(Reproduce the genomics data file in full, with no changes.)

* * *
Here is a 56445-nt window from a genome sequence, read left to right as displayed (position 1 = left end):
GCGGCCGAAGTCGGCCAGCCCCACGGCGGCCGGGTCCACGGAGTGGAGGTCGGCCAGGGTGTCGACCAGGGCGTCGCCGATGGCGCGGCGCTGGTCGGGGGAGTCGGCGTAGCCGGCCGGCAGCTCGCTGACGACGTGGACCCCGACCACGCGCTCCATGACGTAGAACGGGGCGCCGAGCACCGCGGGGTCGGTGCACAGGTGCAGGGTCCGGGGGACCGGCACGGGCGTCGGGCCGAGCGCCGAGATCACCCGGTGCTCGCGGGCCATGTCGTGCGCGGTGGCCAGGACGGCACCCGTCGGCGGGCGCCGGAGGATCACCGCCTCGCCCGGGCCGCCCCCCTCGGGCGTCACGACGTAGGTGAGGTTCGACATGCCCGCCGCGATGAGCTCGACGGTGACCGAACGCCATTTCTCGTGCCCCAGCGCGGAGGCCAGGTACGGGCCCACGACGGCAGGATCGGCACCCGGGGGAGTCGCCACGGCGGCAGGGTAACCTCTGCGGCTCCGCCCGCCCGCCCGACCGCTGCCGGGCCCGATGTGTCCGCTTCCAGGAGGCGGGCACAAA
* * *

Here is a 56445-nt window from a genome sequence, read left to right as displayed (position 1 = left end):
GCGGCCGAAGTCGGCCAGCCCCACGGCGGCCGGGTCCACGGAGTGGAGGTCGGCCAGGGTGTCGACCAGGGCGTCGCCGATGGCGCGGCGCTGGTCGGGGGAGTCGGCGTAGCCGGCCGGCAGCTCGCTGACGACGTGGACCCCGACCACGCGCTCCATGACGTAGAACGGGGCGCCGAGCACCGCGGGGTCGGTGCACAGGTGCAGGGTCCGGGGGACCGGCACGGGCGTCGGGCCGAGCGCCGAGATCACCCGGTGCTCGCGGGCCATGTCGTGCGCGGTGGCCAGGACGGCACCCGTCGGCGGGCGCCGGAGGATCACCGCCTCGCCCGGGCCGCCCCCCTCGGGCGTCACGACGTAGGTGAGGTTCGACATGCCCGCCGCGATGAGCTCGACGGTGACCGAACGCCATTTCTCGTGCCCCAGCGCGGAGGCCAGGTACGGGCCCACGACGGCAGGATCGGCACCCGGGGGAGTCGCCACGGCGGCAGGGTAACCTCTGCGGCTCCGCCCGCCCGCCCGACCGCTGCCGGGCCCGATGTGTCCGCTTCCAGGAGGCGGGCACAAA